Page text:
Despite war clouds looming on the horizon, a plaintive plea from the Forces asks the powers-that-be to bring about pay parity between the Services and their civilian counterparts so that their morale remains high in these trying times
By Bikram Vohra
The terror attack in Uri and the subsequent death of 18 soldiers, the worst in a decade, dried out the rising damp of controversy over the schisms between the salary and emoluments of the Services and their civilian counterparts.
It is tempting at this highly emotional juncture to sweep aside all the delays and roadblocks that have allowed the 6th and 7th Pay Commission to widen the gulf rather than bridge it and give the Forces what they ask for so they can go and fight the good fight. The writing on the wall indicates that Uri is only a link in an insidious chain and there will be more violence in the offing.
Ergo, the pressure is on the government to keep its forces sweet. But that is not the way to do things. Let’s backtrack a bit.
The armed forces count 36 anomalies in the latest report and the three chiefs had dispatched a collective letter to Prime Minister Narendra Modi and Defense Minister Manohar Parrikar rejecting the 7th Pay Commission in toto and refusing to implement it.
After a lull in which this bold move by the generals was being seen as a major shift from the usual surrender to the civilian masters, the capitulation occurred almost anti-climatically. No one is clear what went on behind closed doors, but the three chiefs gave in and agreed to go ahead with the recommendations, subject to the government promising to look into four points of contention and setting up what would quaintly be called an “Anomalies Committee”.
It would ill behove the chiefs to use this rocky and stressful moment to push for more perks and privileges, however justified they might feel. The military mindset hasn’t got the capacity for blackmail.
It would be disingenuous to believe that the three chiefs were so naïve as to accept this premise ipso facto, especially after the run around given to the ex-servicemen over the OROP issue.
So why did they give in so easily to the blandishments of the PM and the defense minister, knowing full well from experience that going into a committee was a death knell for the issues they had brought up? Having bought time, the government could well have found itself comfortably in a position to slam the door on the uniform.
That hopefulness and a possible media-driven probe into why the chiefs so unctuously gave in and meekly withdrew their written protest was sideswiped by the terrorist attack in Uri and eclipsed by rage, disappointment and tension that now holds sway. Hardly had the story warmed up when it slipped off the front page by the harsh reality that Uri might well be the beginning of something more sinister.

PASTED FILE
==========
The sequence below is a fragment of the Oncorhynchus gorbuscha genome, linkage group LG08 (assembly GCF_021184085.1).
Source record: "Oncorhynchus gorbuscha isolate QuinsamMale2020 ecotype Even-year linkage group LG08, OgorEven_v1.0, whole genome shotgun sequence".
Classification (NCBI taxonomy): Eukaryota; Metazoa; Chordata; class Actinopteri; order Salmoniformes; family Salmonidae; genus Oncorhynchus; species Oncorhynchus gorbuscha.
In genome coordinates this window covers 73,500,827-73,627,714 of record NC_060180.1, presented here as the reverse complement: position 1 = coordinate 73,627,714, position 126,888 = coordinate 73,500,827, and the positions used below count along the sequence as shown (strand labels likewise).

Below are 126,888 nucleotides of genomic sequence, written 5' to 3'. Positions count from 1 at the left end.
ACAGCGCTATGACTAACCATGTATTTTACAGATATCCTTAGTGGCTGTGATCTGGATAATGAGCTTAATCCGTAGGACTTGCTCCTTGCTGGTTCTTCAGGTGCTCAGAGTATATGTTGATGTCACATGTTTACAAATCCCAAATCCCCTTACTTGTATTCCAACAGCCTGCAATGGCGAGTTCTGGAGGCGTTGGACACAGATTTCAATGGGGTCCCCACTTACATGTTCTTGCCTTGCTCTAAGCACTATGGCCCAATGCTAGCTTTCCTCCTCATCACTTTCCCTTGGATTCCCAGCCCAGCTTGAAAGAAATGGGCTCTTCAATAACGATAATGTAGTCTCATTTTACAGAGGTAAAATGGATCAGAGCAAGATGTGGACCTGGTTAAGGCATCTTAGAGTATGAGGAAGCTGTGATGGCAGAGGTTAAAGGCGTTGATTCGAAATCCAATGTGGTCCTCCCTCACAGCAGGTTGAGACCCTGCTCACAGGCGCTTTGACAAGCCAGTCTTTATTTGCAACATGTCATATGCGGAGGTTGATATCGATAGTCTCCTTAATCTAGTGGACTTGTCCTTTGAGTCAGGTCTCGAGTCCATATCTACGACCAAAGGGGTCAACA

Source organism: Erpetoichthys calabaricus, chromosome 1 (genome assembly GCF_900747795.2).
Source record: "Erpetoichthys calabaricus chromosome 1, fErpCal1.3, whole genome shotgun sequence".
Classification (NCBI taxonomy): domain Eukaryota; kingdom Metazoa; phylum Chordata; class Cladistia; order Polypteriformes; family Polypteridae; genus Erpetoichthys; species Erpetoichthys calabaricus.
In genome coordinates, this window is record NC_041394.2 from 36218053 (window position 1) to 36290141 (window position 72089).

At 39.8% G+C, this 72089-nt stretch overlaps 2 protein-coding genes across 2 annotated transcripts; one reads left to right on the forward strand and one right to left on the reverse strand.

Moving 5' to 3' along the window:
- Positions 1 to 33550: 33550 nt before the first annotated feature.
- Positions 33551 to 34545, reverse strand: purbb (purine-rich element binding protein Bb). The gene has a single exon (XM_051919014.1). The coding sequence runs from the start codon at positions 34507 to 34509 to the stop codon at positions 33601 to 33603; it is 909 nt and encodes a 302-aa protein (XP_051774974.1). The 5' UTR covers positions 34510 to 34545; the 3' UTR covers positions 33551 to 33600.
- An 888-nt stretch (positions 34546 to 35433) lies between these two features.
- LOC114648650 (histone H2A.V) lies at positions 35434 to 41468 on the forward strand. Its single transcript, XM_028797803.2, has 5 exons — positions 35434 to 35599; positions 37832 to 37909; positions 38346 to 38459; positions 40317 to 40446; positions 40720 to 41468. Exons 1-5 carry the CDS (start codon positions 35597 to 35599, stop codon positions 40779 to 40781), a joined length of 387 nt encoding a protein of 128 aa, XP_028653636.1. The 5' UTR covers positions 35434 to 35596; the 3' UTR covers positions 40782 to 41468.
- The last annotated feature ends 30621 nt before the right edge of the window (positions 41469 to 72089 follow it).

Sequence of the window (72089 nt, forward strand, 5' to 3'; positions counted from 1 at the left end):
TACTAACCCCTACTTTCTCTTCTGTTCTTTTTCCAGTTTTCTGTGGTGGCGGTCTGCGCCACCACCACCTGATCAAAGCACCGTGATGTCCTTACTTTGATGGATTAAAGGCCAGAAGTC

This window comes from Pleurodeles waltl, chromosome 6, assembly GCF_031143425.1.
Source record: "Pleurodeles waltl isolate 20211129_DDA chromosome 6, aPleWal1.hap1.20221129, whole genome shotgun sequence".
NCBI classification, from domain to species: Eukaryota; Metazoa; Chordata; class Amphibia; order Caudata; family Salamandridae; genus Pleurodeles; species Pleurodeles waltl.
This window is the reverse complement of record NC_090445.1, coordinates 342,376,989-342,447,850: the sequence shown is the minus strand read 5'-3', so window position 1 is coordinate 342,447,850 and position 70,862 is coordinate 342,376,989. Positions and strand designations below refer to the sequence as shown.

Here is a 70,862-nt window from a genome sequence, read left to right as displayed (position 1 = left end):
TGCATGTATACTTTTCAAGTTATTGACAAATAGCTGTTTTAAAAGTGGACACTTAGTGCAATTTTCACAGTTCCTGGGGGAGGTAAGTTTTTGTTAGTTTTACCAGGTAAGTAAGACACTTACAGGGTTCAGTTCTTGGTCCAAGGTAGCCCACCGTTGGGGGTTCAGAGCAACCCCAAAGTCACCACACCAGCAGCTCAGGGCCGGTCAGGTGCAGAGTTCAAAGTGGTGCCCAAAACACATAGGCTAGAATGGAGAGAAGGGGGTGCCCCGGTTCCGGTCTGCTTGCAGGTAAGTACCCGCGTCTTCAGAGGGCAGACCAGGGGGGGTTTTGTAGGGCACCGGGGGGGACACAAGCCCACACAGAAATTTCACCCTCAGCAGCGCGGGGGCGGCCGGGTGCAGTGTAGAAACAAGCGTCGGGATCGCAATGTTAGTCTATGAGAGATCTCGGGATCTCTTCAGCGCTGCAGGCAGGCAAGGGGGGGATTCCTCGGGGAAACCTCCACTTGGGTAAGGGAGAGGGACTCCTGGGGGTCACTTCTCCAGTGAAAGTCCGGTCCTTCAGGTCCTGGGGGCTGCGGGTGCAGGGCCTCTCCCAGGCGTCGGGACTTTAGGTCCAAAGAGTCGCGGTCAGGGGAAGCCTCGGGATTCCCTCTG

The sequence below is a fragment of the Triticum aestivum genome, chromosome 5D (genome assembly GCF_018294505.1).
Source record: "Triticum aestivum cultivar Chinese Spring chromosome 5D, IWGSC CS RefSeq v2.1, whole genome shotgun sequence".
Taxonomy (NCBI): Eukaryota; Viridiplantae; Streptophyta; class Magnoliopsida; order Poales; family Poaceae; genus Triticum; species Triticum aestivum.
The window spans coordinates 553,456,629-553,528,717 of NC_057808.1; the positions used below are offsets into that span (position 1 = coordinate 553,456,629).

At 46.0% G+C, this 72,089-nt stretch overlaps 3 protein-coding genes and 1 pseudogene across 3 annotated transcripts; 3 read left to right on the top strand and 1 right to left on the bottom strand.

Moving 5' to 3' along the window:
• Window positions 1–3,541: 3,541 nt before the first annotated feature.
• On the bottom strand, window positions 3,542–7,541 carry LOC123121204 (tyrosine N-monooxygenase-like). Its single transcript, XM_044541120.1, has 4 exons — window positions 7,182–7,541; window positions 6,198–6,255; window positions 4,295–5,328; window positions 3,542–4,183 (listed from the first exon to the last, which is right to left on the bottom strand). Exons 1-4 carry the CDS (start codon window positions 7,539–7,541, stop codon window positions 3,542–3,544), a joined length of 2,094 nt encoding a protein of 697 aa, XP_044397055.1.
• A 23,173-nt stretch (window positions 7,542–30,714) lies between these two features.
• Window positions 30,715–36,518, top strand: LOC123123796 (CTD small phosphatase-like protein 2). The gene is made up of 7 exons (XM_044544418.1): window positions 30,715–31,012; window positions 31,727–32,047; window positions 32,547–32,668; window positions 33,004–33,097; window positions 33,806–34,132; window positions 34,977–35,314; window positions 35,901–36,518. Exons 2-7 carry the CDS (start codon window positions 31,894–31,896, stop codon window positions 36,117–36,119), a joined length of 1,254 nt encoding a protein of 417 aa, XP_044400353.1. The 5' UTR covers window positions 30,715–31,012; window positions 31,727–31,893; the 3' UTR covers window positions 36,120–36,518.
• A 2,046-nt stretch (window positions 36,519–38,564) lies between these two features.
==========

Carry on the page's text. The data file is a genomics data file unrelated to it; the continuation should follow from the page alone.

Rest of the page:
Pakistan is now preparing for what it sees as India’s “Cold Start” tactic. In such a scenario, the Uri attack immediately demands a carefully planned invasion of Pakistan, earmarking its frontline military installations and putting it so deeply on the backfoot that any retaliation means targeting its own people. By “immediately” think minutes, not days.
To offset this very real fear in the Pakistani mind, Pakistan has already started working out a defense mechanism which includes turning highways into instant airfields and runways in case its air bases are overrun. To many minds, Pakistan is mentally gearing for war even if it’s only some self-indulgent sabre-rattling designed to send India the message that the surprise element is off the table.
India has ammo for 12 to 20 days of intense battle when it should last 40 days. In a report, CAG had stated that in some weaponry, the shortage was 84 percent.
One would agree that in these perilous circumstances, the armed forces suddenly become very important and beloved. That’s par for the course. Self-preservation becomes the operative dynamic and much virtue is dredged for and found in our military might.
That said, it would ill behove the chiefs to use this rocky and stressful moment to push for more perks and privileges, however justified they might feel. Even ex-servicemen who hunger-struck for months for OROP would balk at arm-twisting authorities now. They are not likely to hold the government to ransom because the military mindset hasn’t got the capacity for blackmail.
But whether war or peace descends on the valley, the question of creating parity in pay scales will remain and it would be in keeping with mutual good faith if the so-called “Anomalies Committee” was ordered to fast track its conclusions. The points are not new and do not need in-depth study.
As I had written some time back… “the current “attitude” is best seen in the last of the four points. It will probably get the least attention and yet, stands testament to the way the services all too often get the short straw.